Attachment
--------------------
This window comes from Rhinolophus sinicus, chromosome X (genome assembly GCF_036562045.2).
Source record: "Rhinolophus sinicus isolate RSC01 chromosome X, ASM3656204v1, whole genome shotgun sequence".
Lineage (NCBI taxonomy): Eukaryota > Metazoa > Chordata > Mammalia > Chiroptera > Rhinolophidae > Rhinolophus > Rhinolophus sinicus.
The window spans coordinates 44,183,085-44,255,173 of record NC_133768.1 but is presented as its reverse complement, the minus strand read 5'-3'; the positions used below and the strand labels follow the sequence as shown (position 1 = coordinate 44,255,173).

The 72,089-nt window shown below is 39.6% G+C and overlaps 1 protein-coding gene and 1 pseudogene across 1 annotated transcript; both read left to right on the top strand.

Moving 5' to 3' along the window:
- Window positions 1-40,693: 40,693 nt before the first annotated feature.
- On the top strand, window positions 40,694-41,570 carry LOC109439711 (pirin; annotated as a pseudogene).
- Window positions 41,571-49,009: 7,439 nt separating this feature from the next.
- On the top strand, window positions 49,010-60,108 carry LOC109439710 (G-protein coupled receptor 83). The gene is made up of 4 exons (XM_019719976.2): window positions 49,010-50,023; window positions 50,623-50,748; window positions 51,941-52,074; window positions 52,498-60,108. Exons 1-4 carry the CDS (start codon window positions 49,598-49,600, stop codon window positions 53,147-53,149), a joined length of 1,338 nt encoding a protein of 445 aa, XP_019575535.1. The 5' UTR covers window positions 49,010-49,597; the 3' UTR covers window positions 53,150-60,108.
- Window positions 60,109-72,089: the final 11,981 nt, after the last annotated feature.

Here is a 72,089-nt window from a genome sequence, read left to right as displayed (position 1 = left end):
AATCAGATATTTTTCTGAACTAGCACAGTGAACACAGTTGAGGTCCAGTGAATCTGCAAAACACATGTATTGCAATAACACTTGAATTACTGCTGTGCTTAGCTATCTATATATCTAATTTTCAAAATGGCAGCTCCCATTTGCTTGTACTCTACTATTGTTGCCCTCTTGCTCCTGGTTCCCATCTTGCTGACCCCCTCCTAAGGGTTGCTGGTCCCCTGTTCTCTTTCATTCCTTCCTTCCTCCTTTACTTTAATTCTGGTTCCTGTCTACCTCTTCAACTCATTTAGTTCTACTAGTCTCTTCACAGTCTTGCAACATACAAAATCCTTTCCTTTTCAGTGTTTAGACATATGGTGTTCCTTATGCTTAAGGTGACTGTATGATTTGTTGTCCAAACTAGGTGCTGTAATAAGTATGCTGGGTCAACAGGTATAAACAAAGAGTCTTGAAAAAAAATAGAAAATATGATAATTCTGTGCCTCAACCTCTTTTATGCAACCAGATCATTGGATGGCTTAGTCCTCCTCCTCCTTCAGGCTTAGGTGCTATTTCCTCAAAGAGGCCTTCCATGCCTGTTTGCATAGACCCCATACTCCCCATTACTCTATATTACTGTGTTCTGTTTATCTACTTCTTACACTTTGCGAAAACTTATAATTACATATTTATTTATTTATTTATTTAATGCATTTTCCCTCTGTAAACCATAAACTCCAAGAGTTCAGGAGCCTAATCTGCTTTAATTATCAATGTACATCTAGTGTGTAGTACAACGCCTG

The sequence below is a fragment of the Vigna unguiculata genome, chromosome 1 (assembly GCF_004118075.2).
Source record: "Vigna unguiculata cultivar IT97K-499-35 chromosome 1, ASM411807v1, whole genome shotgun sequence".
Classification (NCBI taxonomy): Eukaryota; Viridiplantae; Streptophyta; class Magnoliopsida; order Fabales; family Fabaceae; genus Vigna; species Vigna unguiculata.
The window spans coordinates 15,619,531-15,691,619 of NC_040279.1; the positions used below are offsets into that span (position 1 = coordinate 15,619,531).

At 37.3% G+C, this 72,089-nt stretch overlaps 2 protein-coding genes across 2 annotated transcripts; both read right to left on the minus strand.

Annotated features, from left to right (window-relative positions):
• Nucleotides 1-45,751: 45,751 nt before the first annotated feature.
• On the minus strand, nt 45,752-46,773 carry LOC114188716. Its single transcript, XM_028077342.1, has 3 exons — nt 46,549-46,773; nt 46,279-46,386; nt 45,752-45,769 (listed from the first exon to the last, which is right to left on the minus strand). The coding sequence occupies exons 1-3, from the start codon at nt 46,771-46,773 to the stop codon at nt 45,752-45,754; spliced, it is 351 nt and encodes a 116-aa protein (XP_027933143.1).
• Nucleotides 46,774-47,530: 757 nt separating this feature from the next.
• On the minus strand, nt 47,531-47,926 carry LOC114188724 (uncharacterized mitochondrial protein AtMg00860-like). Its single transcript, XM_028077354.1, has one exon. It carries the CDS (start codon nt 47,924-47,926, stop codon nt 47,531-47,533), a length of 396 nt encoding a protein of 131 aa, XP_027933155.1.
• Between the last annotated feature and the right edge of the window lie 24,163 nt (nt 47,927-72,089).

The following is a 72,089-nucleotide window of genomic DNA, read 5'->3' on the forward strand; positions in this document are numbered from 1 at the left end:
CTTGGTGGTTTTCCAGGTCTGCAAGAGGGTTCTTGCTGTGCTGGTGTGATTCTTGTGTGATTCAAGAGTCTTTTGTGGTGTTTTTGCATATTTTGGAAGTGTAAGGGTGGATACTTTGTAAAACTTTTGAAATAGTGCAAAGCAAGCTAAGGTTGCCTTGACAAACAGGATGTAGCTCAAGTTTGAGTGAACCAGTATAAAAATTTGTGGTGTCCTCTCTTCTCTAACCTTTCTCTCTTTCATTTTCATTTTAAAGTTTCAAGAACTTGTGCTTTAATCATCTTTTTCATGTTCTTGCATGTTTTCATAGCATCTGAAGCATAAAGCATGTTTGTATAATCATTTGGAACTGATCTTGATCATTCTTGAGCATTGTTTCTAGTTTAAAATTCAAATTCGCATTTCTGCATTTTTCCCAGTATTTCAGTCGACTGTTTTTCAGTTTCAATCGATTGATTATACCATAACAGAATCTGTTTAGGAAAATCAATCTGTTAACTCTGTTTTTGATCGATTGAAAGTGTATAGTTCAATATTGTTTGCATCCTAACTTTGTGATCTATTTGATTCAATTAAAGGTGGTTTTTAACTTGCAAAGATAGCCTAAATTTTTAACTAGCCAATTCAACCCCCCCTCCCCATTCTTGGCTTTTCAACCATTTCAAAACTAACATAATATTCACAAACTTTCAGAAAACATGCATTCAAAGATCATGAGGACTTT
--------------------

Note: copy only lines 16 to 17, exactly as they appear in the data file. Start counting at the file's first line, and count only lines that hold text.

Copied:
Classification (NCBI taxonomy): Eukaryota; Viridiplantae; Streptophyta; class Magnoliopsida; order Fabales; family Fabaceae; genus Vigna; species Vigna unguiculata.
The window spans coordinates 15,619,531-15,691,619 of NC_040279.1; the positions used below are offsets into that span (position 1 = coordinate 15,619,531).